The most westerly town on Severn Sound is Penetanguishene, which holds Discovery Harbour, an ambitious reconstruction of the important British naval base established here in 1817. The principal purpose of the base was to keep an eye on American movements on the Great Lakes following the War of 1812, and between 1820 and 1834 up to twenty Royal Navy vessels were stationed here. Ships from the base also supplied the British outposts further to the west and, to make navigation safer, the Admiralty decided to chart the Great Lakes. This monumental task fell to Lieutenant Henry Bayfield, who informed his superiors of his determination “to render this work so correct that it shall not be easy to render it more so”. He lived up to his word, and his charts remained in use for decades. The naval station was more short-lived. By 1834, relations with the US were sufficiently cordial for the Navy to withdraw, and the base was turned over to the Army, who maintained a small garrison here until 1856.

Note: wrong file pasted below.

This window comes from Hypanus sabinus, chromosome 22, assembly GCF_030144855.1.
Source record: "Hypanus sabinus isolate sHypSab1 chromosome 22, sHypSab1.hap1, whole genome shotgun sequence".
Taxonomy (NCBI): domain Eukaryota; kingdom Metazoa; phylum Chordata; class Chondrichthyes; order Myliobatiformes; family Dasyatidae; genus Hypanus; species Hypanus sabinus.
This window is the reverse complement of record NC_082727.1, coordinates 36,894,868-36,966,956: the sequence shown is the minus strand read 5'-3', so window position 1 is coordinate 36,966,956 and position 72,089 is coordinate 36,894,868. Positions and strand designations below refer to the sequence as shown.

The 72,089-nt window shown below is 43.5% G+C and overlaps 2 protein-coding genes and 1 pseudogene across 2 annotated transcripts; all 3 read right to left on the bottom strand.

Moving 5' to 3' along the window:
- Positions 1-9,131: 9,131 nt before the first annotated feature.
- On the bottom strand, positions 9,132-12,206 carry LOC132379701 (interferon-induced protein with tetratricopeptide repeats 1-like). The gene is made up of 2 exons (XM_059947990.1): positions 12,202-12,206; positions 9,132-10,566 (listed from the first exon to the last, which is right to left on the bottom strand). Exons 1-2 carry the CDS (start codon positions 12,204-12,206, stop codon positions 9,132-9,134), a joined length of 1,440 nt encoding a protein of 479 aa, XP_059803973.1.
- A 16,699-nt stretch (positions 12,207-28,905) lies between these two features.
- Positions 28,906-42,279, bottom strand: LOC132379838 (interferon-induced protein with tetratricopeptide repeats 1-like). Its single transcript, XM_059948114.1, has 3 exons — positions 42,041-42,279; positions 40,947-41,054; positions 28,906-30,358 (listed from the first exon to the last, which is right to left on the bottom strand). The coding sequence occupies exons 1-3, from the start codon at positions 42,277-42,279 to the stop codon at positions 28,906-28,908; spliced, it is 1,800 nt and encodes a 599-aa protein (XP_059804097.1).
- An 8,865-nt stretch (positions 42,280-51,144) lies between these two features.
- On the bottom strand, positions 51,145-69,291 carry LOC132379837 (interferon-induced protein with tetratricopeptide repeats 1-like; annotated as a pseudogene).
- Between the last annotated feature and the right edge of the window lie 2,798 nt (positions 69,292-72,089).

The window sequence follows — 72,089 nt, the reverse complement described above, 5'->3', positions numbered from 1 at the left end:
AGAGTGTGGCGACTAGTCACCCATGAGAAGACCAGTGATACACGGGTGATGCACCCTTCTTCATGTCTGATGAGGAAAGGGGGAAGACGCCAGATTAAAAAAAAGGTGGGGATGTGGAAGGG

Staffed by enthusiastic costumed guides, Discovery Harbour spreads along a hillside above a tranquil inlet, its green slopes scattered with accurate reconstructions of everything from a sailors’ barracks to several period houses, the prettiest of which is the Keating House, named after the base’s longest-serving adjutant, Frank Keating. Only one of the original buildings survives – the dour limestone Officers’ Quarters, dating from the 1840s – but pride of place goes to the working harbour-cum-dockyard, where a brace of fully rigged sailing ships, the HMS Bee and HMS Tecumseth, have been rebuilt to their original nineteenth-century specifications.